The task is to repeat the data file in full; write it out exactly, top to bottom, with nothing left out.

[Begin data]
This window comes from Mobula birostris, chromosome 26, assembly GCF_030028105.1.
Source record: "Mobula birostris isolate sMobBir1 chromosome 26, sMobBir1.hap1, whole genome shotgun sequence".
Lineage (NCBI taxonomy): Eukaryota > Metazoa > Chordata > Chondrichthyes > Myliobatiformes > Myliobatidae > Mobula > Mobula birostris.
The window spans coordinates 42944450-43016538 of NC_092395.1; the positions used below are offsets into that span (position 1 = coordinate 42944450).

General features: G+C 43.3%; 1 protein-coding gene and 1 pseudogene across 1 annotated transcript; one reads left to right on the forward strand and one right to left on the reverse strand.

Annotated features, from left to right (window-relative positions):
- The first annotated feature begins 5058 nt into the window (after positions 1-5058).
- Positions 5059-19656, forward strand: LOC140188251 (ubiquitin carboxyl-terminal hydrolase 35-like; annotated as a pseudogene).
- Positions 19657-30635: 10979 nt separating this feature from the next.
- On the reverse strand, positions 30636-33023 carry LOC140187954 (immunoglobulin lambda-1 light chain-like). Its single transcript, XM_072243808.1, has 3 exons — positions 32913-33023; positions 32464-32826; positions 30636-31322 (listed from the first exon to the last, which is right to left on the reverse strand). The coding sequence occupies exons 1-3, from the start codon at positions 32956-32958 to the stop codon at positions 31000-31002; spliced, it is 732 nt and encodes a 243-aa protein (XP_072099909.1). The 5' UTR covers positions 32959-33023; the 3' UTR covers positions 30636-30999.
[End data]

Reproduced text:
This window comes from Mobula birostris, chromosome 26, assembly GCF_030028105.1.
Source record: "Mobula birostris isolate sMobBir1 chromosome 26, sMobBir1.hap1, whole genome shotgun sequence".
Lineage (NCBI taxonomy): Eukaryota > Metazoa > Chordata > Chondrichthyes > Myliobatiformes > Myliobatidae > Mobula > Mobula birostris.
The window spans coordinates 42944450-43016538 of NC_092395.1; the positions used below are offsets into that span (position 1 = coordinate 42944450).

General features: G+C 43.3%; 1 protein-coding gene and 1 pseudogene across 1 annotated transcript; one reads left to right on the forward strand and one right to left on the reverse strand.

Annotated features, from left to right (window-relative positions):
- The first annotated feature begins 5058 nt into the window (after positions 1-5058).
- Positions 5059-19656, forward strand: LOC140188251 (ubiquitin carboxyl-terminal hydrolase 35-like; annotated as a pseudogene).
- Positions 19657-30635: 10979 nt separating this feature from the next.
- On the reverse strand, positions 30636-33023 carry LOC140187954 (immunoglobulin lambda-1 light chain-like). Its single transcript, XM_072243808.1, has 3 exons — positions 32913-33023; positions 32464-32826; positions 30636-31322 (listed from the first exon to the last, which is right to left on the reverse strand). The coding sequence occupies exons 1-3, from the start codon at positions 32956-32958 to the stop codon at positions 31000-31002; spliced, it is 732 nt and encodes a 243-aa protein (XP_072099909.1). The 5' UTR covers positions 32959-33023; the 3' UTR covers positions 30636-30999.